Department of Pathology; Program in Immunology and Virology
Animals; Apoptosis; Caspases; Cell Proliferation; Cyclic AMP-Dependent Protein Kinases; Extracellular Signal-Regulated MAP Kinases; Gene Knockdown Techniques; Humans; Imidazoles; Indoles; JNK Mitogen-Activated Protein Kinases; Jurkat Cells; Lymphocyte Activation; Mice; NIH 3T3 Cells; Necrosis; Phosphorylation; Receptor-Interacting Protein Serine-Threonine Kinases; T-Lymphocytes; Tumor Necrosis Factor-alpha
Immunology and Infectious Disease | Life Sciences | Medicine and Health Sciences | Pathology
BACKGROUND: Programmed necrosis/necroptosis is an emerging form of cell death that plays important roles in mammalian development and the immune system. The pro-necrotic kinases in the receptor interacting protein (RIP) family are crucial mediators of programmed necrosis. Recent advances in necrosis research have been greatly aided by the identification of chemical inhibitors that block programmed necrosis. Necrostatin-1 (Nec-1) and its derivatives were previously shown to target the pro-necrotic kinase RIP1/RIPK1. The protective effect conferred by Nec-1 and its derivatives in many experimental model systems was often attributed to the inhibition of RIP1 function.
METHODOLOGY/PRINCIPAL FINDINGS: We compared the effect of Nec-1 and siRNA-mediated silencing of RIP1 in the murine fibrosarcoma cell line L929. Treatment of L929 cells with the pan-caspase inhibitor zVAD-fmk or exogenous TNF induces necrosis. Strikingly, we found that siRNA-mediated silencing of RIP1 inhibited zVAD-fmk induced necrosis, but not TNF-induced necrosis. TNF-induced cell death in RIP1 knocked down L929 cells was inhibited by Nec-1, but not the caspase inhibitor zVAD-fmk. We found that PKA-C section sign expression, but not Jnk or Erk activation, was moderately inhibited by Nec-1. Moreover, we found that Nec-1 inhibits proximal T cell receptor signaling independent of RIP1, leading to inhibition of T cell proliferation.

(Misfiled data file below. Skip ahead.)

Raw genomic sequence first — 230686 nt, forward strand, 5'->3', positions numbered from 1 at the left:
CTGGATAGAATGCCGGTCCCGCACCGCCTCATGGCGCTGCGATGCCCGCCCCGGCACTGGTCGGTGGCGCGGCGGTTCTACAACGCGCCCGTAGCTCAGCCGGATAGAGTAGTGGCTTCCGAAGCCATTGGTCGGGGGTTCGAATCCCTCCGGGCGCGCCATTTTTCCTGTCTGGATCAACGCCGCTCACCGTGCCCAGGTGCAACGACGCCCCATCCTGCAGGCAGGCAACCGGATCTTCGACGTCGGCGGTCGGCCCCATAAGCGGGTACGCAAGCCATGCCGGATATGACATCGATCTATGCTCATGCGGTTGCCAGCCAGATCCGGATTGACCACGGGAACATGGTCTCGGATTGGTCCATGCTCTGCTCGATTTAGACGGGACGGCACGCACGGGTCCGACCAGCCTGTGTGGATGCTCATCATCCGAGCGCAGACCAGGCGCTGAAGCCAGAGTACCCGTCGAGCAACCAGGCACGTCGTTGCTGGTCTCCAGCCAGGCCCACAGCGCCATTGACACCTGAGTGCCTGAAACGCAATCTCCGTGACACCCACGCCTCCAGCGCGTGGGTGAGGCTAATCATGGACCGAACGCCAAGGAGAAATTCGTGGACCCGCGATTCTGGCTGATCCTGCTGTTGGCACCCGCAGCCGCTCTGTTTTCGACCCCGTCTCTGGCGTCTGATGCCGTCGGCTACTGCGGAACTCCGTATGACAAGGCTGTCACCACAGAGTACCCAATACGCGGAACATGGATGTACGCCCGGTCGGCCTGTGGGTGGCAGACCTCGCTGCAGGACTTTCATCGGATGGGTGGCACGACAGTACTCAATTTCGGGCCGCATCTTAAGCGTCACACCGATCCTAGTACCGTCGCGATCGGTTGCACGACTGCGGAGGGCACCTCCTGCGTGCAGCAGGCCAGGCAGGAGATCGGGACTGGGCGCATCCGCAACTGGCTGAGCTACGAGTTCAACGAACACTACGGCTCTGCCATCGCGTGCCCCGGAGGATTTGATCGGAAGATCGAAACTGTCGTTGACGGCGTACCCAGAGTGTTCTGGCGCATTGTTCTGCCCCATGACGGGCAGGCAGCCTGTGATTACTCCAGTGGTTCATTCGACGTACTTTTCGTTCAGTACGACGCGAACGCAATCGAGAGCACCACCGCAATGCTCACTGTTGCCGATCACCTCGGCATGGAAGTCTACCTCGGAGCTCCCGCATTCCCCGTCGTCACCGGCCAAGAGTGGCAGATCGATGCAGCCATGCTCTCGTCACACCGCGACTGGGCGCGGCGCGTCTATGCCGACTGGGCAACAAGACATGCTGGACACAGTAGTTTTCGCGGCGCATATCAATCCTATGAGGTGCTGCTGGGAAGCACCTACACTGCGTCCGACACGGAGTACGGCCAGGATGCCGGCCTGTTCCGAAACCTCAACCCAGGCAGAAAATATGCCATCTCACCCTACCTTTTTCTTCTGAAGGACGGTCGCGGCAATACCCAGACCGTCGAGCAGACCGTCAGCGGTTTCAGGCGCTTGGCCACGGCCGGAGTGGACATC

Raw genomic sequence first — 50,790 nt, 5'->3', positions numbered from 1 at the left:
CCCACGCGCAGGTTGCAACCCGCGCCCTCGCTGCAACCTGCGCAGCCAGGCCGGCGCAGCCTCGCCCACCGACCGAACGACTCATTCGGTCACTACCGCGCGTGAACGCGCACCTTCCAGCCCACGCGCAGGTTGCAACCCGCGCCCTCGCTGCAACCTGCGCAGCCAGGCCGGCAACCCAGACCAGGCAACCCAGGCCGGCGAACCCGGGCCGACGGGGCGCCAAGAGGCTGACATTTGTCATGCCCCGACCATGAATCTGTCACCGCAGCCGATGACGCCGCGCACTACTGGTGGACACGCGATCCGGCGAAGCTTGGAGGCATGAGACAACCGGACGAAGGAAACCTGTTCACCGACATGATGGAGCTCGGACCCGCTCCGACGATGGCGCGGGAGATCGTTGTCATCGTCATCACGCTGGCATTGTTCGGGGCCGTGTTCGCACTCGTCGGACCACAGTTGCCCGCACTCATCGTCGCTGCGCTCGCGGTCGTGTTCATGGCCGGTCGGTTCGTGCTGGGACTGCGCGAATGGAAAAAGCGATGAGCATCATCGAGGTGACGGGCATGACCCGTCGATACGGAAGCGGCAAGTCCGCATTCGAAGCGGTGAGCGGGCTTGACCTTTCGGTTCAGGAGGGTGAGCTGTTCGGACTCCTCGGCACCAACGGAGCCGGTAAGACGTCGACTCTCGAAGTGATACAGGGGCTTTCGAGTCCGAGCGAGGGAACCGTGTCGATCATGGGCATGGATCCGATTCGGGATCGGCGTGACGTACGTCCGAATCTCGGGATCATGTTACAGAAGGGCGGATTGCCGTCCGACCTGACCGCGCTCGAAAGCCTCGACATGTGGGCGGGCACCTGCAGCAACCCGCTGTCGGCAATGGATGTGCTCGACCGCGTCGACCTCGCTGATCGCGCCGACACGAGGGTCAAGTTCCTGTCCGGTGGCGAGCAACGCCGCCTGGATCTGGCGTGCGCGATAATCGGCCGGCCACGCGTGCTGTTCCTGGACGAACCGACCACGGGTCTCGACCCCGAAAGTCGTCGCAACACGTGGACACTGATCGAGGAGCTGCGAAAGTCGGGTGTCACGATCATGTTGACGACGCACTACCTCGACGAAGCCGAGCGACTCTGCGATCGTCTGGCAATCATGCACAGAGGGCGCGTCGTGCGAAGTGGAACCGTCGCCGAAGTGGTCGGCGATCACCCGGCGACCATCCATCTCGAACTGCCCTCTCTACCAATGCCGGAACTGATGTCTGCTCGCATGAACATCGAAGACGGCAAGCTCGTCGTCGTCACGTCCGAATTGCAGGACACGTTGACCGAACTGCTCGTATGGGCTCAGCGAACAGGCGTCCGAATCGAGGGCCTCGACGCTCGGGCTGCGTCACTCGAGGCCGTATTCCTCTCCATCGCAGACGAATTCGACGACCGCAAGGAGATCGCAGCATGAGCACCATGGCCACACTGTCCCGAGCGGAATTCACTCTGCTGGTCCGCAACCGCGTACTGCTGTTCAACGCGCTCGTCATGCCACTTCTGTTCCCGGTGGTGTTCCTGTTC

CONCLUSIONS/SIGNIFICANCE: Our results reveal that besides RIP1, Nec-1 also targets other factors crucial for necrosis induction in L929 cells. In addition, high doses of Nec-1 inhibit other signal transduction pathways such as that for T cell receptor activation. These results highlight the importance to independently validate results obtained using Nec-1 with other approaches such as siRNA-mediated gene silencing. We propose that some of the previous published results obtained using Nec-1 should be re-evaluated in light of our findings.
Rights and Permissions
Copyright: © 2011 Cho et al. This is an open-access article distributed under the terms of the Creative Commons Attribution License, which permits unrestricted use, distribution, and reproduction in any medium, provided the original author and source are credited.
DOI of Published Version
Cho Y, McQuade T, Zhang H, Zhang J, Chan FK-M (2011) RIP1-Dependent and Independent Effects of Necrostatin-1 in Necrosis and T Cell Activation. PLoS ONE 6(8): e23209. doi:10.1371/journal.pone.0023209. Link to article on publisher's site
Cho Y, McQuade T, Zhang H, Zhang J, Chan FK. (2011). RIP1-dependent and independent effects of necrostatin-1 in necrosis and T cell activation. Open Access Articles. https://doi.org/10.1371/journal.pone.0023209. Retrieved from https://escholarship.umassmed.edu/oapubs/2356